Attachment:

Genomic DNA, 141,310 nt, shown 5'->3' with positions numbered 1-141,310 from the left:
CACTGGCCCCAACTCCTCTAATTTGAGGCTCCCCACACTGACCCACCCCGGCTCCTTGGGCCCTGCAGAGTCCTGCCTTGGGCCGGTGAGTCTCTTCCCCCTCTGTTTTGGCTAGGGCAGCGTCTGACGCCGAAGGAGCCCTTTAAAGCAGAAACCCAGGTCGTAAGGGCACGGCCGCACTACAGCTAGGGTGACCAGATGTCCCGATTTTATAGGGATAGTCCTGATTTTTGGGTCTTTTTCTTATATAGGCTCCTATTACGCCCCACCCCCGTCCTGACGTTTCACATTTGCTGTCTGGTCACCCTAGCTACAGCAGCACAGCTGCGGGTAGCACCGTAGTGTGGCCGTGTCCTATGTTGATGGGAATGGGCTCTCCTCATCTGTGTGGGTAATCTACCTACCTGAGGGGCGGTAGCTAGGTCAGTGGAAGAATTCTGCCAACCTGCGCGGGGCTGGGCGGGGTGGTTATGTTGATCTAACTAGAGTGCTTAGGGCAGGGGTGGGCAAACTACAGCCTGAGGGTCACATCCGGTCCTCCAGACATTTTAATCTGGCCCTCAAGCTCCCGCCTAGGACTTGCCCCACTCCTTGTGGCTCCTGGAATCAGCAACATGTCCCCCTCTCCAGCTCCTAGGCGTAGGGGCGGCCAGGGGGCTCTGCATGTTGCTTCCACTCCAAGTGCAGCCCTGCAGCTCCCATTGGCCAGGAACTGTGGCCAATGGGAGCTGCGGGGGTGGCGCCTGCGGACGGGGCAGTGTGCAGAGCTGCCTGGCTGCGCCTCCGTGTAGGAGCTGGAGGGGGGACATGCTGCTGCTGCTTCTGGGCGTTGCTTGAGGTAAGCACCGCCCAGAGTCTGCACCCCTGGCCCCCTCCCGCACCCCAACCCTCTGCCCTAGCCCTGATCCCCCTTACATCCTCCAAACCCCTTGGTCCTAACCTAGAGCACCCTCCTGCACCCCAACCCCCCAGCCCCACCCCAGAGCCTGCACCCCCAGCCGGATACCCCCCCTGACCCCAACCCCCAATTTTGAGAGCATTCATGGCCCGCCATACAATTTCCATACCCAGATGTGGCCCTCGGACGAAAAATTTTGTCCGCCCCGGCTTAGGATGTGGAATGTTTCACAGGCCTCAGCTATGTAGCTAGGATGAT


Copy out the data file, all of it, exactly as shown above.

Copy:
Genomic DNA, 141,310 nt, shown 5'->3' with positions numbered 1-141,310 from the left:
CACTGGCCCCAACTCCTCTAATTTGAGGCTCCCCACACTGACCCACCCCGGCTCCTTGGGCCCTGCAGAGTCCTGCCTTGGGCCGGTGAGTCTCTTCCCCCTCTGTTTTGGCTAGGGCAGCGTCTGACGCCGAAGGAGCCCTTTAAAGCAGAAACCCAGGTCGTAAGGGCACGGCCGCACTACAGCTAGGGTGACCAGATGTCCCGATTTTATAGGGATAGTCCTGATTTTTGGGTCTTTTTCTTATATAGGCTCCTATTACGCCCCACCCCCGTCCTGACGTTTCACATTTGCTGTCTGGTCACCCTAGCTACAGCAGCACAGCTGCGGGTAGCACCGTAGTGTGGCCGTGTCCTATGTTGATGGGAATGGGCTCTCCTCATCTGTGTGGGTAATCTACCTACCTGAGGGGCGGTAGCTAGGTCAGTGGAAGAATTCTGCCAACCTGCGCGGGGCTGGGCGGGGTGGTTATGTTGATCTAACTAGAGTGCTTAGGGCAGGGGTGGGCAAACTACAGCCTGAGGGTCACATCCGGTCCTCCAGACATTTTAATCTGGCCCTCAAGCTCCCGCCTAGGACTTGCCCCACTCCTTGTGGCTCCTGGAATCAGCAACATGTCCCCCTCTCCAGCTCCTAGGCGTAGGGGCGGCCAGGGGGCTCTGCATGTTGCTTCCACTCCAAGTGCAGCCCTGCAGCTCCCATTGGCCAGGAACTGTGGCCAATGGGAGCTGCGGGGGTGGCGCCTGCGGACGGGGCAGTGTGCAGAGCTGCCTGGCTGCGCCTCCGTGTAGGAGCTGGAGGGGGGACATGCTGCTGCTGCTTCTGGGCGTTGCTTGAGGTAAGCACCGCCCAGAGTCTGCACCCCTGGCCCCCTCCCGCACCCCAACCCTCTGCCCTAGCCCTGATCCCCCTTACATCCTCCAAACCCCTTGGTCCTAACCTAGAGCACCCTCCTGCACCCCAACCCCCCAGCCCCACCCCAGAGCCTGCACCCCCAGCCGGATACCCCCCCTGACCCCAACCCCCAATTTTGAGAGCATTCATGGCCCGCCATACAATTTCCATACCCAGATGTGGCCCTCGGACGAAAAATTTTGTCCGCCCCGGCTTAGGATGTGGAATGTTTCACAGGCCTCAGCTATGTAGCTAGGATGAT